Breaking down Ant Group's Southeast Asia strategy

Written by || June 24 2020

Ant Group, formerly Ant Financial, has big ambitions for Southeast Asia. By taking strategic stakes in ascendant fintech startups across the region, Ant hopes to gain a foothold in the region's most important economies and perhaps lay the foundation for a regional payments ecosystem. If Ant's bid for a Singapore digital wholesale bank license is successful, the Hangzhou-based company will be poised to serve SMEs in the city-state and could eventually expand to other key regional economies where the financial inclusion rate is lower.

In Nov. 2019, Ant set up a US$1 billion fund reportedly dedicated to Southeast Asian and Indian startups. Since then, it has been steadily building its presence in the region. In December, Ant invested an undisclosed amount in Vietnam's digital wallet eMonkey. According to Reuters, Ant will not control more than 50% of the firm, but will play a key role in its future development. The Vietnamese fintech firm M-Pay trade established eMonkey.

Ant's investment in eMonkey was shrewd. The Vietnam market has lots of potential: a young, connected population of more than 96 million, rising e-commerce use, state support for fintechs who promote financial inclusion, and weak incumbents. Further, eMonkey is already licensed by the State Bank of Vietnam to serve as an e-wallet. For Ant to get that license independently could be a cumbersome process.

Vietnam is wary of allowing foreign investors to dominate its red-hot fintech sector. Hanoi considered capping the foreign ownership limit in local fintechs at 49%, but ultimately scrapped the plan in February amid concern about its possible detrimental effect on the fintech ecosystem. Foreign investors already hold majority stakes in some Vietnamese e-wallets and the proposed restriction could have forced them to divest some of their holdings.

In January, Ant applied for a digital wholesale bank (DWB) license in Singapore, which can be used to serve non-retail customers. Ant likely declined to apply for the digital full bank (DFB) license, which allows holders to serve both retail and non-retail customers, for several reasons. First, licensees must be Singaporean firms based in Singapore. Ant would have needed to find a local partner to satisfy that requirement. Second, incumbents serve Singapore's retail banking market fairly well. Ant may see a better opportunity focusing on small businesses that cannot easily obtain credit from traditional lenders.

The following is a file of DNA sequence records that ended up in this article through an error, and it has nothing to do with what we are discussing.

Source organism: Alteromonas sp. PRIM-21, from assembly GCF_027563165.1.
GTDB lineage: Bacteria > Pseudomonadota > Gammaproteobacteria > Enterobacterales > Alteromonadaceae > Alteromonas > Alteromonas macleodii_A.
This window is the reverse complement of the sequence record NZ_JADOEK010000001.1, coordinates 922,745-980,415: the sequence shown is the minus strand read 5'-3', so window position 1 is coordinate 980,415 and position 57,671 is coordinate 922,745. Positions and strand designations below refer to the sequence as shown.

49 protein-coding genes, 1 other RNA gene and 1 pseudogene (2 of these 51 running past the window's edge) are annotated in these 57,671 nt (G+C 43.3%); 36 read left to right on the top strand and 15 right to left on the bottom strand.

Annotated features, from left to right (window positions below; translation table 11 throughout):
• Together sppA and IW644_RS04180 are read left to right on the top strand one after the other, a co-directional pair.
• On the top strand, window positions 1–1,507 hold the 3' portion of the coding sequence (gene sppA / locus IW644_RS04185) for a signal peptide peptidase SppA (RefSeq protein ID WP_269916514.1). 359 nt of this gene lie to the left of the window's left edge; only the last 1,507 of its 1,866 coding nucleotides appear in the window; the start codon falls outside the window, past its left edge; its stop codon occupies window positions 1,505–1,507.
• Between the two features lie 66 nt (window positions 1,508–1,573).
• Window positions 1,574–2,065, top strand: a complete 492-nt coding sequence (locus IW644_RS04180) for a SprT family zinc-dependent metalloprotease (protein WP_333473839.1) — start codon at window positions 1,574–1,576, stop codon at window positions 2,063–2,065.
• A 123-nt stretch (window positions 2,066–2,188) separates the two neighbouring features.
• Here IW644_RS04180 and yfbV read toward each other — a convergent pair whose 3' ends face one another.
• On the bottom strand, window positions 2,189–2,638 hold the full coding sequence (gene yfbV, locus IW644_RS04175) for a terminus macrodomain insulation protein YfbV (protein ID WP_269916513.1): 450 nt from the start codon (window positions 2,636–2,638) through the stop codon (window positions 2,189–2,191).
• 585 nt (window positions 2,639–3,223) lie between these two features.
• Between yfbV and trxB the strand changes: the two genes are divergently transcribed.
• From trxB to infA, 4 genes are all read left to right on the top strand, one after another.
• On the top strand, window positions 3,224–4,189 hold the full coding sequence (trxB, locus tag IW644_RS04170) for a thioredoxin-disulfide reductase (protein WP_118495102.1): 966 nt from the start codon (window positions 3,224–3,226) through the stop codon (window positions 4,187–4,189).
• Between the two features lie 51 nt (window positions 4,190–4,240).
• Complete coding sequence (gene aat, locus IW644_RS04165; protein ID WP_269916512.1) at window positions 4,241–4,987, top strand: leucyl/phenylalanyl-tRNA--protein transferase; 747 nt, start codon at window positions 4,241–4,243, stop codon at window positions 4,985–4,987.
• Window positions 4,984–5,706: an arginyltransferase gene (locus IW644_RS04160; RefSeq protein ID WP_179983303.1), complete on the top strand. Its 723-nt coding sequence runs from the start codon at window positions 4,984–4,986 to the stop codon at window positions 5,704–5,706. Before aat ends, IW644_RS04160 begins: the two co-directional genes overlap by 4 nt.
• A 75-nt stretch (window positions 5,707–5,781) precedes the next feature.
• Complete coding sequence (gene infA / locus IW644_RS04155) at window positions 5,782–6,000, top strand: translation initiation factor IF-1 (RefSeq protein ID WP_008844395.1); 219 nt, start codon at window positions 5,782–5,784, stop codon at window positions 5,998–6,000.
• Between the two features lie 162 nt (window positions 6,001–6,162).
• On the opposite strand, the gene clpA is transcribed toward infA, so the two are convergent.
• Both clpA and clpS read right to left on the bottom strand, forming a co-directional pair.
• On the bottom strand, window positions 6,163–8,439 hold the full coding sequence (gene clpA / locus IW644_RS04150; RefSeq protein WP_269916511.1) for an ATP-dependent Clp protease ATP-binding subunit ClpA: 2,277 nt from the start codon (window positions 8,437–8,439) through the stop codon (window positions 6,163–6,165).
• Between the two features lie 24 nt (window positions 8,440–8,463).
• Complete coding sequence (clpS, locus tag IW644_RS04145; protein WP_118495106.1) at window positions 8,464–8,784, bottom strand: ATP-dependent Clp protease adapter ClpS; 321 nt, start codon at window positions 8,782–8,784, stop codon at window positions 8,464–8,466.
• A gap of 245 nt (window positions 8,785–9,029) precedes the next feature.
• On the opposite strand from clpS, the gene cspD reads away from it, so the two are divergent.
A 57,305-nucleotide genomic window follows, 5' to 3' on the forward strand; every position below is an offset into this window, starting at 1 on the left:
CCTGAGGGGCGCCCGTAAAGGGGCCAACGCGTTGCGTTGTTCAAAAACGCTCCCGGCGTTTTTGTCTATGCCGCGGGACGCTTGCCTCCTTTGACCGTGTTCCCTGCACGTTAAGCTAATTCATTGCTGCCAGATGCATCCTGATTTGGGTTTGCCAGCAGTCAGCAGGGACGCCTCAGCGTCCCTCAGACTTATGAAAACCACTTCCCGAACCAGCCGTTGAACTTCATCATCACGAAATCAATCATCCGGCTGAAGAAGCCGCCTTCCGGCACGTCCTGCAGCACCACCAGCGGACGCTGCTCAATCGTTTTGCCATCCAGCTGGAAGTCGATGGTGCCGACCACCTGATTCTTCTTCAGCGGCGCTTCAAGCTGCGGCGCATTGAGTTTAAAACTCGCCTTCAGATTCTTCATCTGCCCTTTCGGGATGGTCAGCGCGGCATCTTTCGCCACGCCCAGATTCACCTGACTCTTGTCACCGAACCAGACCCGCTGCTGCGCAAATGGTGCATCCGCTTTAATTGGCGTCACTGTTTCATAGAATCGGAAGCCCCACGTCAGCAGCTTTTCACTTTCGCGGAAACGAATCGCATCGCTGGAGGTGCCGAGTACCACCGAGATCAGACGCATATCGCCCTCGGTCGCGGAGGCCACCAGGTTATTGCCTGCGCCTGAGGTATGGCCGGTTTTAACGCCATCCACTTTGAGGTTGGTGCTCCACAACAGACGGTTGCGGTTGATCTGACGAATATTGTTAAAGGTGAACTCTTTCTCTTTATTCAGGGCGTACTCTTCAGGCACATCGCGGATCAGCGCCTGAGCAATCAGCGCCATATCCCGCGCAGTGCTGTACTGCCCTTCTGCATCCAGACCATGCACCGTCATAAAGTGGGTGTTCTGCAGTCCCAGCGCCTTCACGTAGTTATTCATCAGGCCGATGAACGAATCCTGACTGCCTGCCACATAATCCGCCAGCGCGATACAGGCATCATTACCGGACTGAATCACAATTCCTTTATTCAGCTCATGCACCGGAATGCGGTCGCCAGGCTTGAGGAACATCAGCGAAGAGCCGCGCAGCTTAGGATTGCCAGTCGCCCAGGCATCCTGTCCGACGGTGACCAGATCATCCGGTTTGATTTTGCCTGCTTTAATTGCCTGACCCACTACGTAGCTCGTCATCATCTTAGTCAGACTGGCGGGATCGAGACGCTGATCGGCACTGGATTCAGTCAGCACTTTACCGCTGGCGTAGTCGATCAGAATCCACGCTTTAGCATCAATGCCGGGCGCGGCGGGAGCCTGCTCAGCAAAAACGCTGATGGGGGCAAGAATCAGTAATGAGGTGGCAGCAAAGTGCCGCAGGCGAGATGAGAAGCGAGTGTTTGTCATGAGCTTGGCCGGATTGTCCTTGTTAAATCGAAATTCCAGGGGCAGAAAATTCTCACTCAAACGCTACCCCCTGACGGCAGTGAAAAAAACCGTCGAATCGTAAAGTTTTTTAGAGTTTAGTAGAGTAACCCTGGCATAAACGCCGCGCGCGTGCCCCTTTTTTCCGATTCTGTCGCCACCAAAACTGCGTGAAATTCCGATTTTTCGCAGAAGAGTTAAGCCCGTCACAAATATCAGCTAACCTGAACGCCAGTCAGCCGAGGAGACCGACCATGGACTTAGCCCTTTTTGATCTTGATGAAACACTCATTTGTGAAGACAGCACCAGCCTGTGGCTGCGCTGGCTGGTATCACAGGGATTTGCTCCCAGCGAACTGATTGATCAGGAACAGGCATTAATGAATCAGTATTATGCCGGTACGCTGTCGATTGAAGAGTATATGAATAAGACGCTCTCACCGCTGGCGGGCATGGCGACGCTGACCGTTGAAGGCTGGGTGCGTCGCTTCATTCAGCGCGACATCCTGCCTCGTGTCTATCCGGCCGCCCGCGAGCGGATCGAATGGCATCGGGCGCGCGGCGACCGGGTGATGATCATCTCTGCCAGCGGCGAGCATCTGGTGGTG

In May, Ant invested $73.5 million in Wave Money (Digital Money Myanmar), a mobile financial services firm that aims to boost financial inclusion in one of Southeast Asia's least developed nations. The deal will will give Ant access to one of Mynamar's most competitive digital payments firms. Wave Money, a joint venture between Norway's Telenor Group and the Myanmar-based Yoma Group, has 57,000 agents that cover about 90% of the country as well as 21 million customers.

As Southeast Asia's largest economy, Indonesia is another key market for Ant Technology. In June, Bloomberg reported that the Ant-backed Indonesian digital wallet Dana is planning to merge with Ovo, which is backed by Singaporean ride-hailing giant Grab. Together, Ovo and Dana could challenge the leading position of GoPay, the the fintech arm of Indonesian ride-hailing juggernaut Gojek.

Under the possible Ovo-Dana merger, Ant would remain a shareholder in the merged entity, while the other shareholders' stakes would be reduced, Bloomberg reported. An Ovo-Dana tie-up is logical because neither of the two e-wallets alone can beat GoPay in its home market.